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Review: Tim Spooner’s New Kind of Animal at Bluecoat

“We’re slipping on liquid skeletons
“Squeletons.”

The exhibition is centred around an intensely daft room, packed full of animatronics. Then there’s a backdrop of Tim Spooner’s collage, painting and sculpture pinned to walls, tied together by a story that doesn’t make a lot of sense.

All of it is joyful and, on the face of it, nonsensical. Most of all, lines like the above, and the unforgettable compounded words and phrases that accompany “squeletons” on wall after wall of scrawled text.

There’s a danger of over-trivialising this work, but there’s an equal danger of under-evaluating it too. For example, I could tell you that on my first visit to the exhibition, a man walking along the walls, reading beside me, stopped me and said he’d never been to a gallery before, but he loved that it was just funny and “gettable”. It’s true, and it’s important because this exhibition is genuinely enjoyable.

But, there’s more going on. Both in terms of what Tim Spooner is trying to say and the pedestal he’s saying it from.

The entire thing comes out of metaphysics, a philosophical trigger for artistic creation so steeped in blind egotism that artists rarely touch it any more (and one that can quickly alienate audiences), but it’s broken down, pre-production, into what feels like a list of targets for engagement; being, knowing, identity, time and space.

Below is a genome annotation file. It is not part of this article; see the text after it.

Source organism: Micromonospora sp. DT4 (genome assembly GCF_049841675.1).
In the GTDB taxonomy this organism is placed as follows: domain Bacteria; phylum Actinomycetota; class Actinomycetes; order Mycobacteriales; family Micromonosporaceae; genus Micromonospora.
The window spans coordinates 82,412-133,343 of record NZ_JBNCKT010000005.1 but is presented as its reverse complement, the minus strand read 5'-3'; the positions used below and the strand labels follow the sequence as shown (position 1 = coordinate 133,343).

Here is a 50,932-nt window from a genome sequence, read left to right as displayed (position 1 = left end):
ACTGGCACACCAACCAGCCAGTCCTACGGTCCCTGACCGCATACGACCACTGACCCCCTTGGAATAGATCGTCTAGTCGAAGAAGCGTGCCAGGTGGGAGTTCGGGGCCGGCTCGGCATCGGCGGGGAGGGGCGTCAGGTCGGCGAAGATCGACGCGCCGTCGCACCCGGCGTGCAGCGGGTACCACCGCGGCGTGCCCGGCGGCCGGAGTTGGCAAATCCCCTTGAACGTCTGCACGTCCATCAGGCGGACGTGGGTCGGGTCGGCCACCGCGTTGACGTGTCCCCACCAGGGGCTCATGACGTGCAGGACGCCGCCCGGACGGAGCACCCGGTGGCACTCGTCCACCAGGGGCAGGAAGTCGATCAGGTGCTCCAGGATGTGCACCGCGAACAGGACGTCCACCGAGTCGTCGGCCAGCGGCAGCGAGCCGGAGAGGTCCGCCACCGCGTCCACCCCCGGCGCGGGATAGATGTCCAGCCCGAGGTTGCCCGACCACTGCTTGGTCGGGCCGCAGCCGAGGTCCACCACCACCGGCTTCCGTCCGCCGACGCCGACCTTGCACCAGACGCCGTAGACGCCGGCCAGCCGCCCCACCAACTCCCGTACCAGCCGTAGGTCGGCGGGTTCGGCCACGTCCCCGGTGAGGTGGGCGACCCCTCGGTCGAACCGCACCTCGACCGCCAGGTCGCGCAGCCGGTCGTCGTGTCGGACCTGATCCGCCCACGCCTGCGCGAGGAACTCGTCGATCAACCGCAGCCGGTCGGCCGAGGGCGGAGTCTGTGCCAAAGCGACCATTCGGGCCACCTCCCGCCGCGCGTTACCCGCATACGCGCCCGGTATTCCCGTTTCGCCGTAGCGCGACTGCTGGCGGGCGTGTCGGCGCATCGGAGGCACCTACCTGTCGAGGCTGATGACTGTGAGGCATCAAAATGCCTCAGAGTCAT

By weaving these five portions of metaphysics into the creation of his new kind of animal, they have identities. There’s an honesty and liveliness to each creature writhing around on the gallery floor, and that means anybody engaging with them is engaging with animatronics that share those fundamental metaphysical markers, somewhere in their make-up.

Here is about the point that I slow down, because, like I said, there’s little value in over-evaluating, and less in over-trivialising. If you’re coming to see contemplative contemporary art, it’s an outstanding show. If you just want to smile, it’s even better.

Whether the exhibition achieves what it explicitly sets out to or not, I don’t really think matters, because it opens you up. When you’re in that room, surrounded by quivering mechanical creatures, each equally playful and pained, you’re trapped with your thoughts, and very accessible empathetic triggers.

When I left, the creatures, the statements, the jokes stayed with me. They opened up joy and encouraged some ongoing effort to feel for Tim Spooner’s creations beyond time spent with them. And it’s all mixed. Somewhere between sharing the anxiety of those trapped by their own wires, and giggling along with the dancing (or fighting) pairs.

Tim Spooner: A New Kind of Animal is open at Bluecoat until 21st January 2024
Words, Patrick Kirk-Smith

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